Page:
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How To Level Up Your Team's Sales Communications Skills And Be More Effective with Customers

Jordan Turner
 | 
April 8, 2021
 | 
7
 min read
How To Level Up Your Team's Sales Communications Skills And Be More Effective with CustomersHow To Level Up Your Team's Sales Communications Skills And Be More Effective with Customers

In order to close a sale, you have to be able to demonstrate value to the client. Easy enough, right? You know your product or service is great, but how do you communicate that to a new prospect? Effective sales communications closes the gap between your offering and a new lead. 

How you position the conversation can make or break the deal. For example, using collaborative terms like “we” instead of “I” has proven to increase sales success rates by nearly 40%. On the same coin, starting a sales conversation with “How are you?” instead of “Did I catch you at a bad time?” increases the chance of booking a meeting by over 3.4x. It just goes to show that sales communication, and what you say, can be the difference between a dead-end lead and a new customer. And we know all too well that drumming up more business for your organization is the end goal—so sales communications skills are crucial. 

If you’re still unsure how to up-level your team’s sales communication skills, we’re here to help. But first you need to understand the basics.

What is sales communication

Sales communications defines any messaging or sequences that keep sales teams engaged, informed, and connected to their prospects and customers. Typical sales communication might include emails, phone calls, or presentations. Regardless of the mode of communication, your messaging should be consistent and on brand.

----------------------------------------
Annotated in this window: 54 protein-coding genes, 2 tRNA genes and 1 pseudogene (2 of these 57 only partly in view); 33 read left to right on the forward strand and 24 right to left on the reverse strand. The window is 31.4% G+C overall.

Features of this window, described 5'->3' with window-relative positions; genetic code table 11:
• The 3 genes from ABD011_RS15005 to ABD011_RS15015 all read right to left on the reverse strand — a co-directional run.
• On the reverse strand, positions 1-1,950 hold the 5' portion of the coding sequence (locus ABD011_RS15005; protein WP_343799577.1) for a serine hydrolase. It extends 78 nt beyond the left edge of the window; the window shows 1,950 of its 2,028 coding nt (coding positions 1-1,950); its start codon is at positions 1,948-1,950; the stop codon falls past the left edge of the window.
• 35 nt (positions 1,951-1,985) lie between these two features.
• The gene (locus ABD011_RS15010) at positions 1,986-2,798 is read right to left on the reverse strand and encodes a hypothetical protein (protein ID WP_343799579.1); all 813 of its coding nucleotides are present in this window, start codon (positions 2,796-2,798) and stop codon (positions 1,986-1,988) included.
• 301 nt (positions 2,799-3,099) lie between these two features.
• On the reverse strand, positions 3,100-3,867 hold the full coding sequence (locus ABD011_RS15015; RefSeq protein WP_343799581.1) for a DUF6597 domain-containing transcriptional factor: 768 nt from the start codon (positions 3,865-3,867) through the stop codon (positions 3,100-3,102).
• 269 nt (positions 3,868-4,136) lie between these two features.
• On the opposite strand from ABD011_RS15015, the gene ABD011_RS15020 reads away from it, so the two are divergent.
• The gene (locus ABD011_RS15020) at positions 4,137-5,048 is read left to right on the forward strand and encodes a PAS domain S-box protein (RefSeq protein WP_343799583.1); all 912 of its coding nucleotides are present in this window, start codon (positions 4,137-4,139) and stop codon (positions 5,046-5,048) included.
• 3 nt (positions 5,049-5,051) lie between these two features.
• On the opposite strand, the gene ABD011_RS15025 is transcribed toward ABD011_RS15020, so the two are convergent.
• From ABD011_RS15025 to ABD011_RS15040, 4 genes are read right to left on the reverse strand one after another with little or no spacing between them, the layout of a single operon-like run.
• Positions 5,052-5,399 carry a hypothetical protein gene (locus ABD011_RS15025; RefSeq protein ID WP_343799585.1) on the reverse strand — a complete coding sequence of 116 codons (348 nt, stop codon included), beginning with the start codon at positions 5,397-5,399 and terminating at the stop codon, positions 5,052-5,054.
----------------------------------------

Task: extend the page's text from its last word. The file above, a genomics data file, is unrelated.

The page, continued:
The audience will likely dictate what your communication sequences look like. Are they dormant users, current customers you’re trying to upsell, or totally new to your product or service? Tweak your sales communications based on the clients’ needs and familiarity with your company. When curating different messaging, department leads who own certain projects within the business should be involved to help establish guidelines that align with their efforts. For example, the sales team should collaborate with executives and product managers on positioning of new services or features, and get final sign off from marketing on any written communications. 

Why are sales communication skills important

If you’re familiar with the sales cycle, you know that communication is a crucial component to nurturing both new and old business. A positive customer experience is what makes your prospects want to do business with you, and that starts with good communication. But more than that, sales communication is how you’re representing your company. How are you communicating product changes, demonstrations, benefits and features? These types of things matter when you’re trying to recruit new customers. Your sales communications reflect the overarching goals of the organization, and should be treated as an extension of the brand.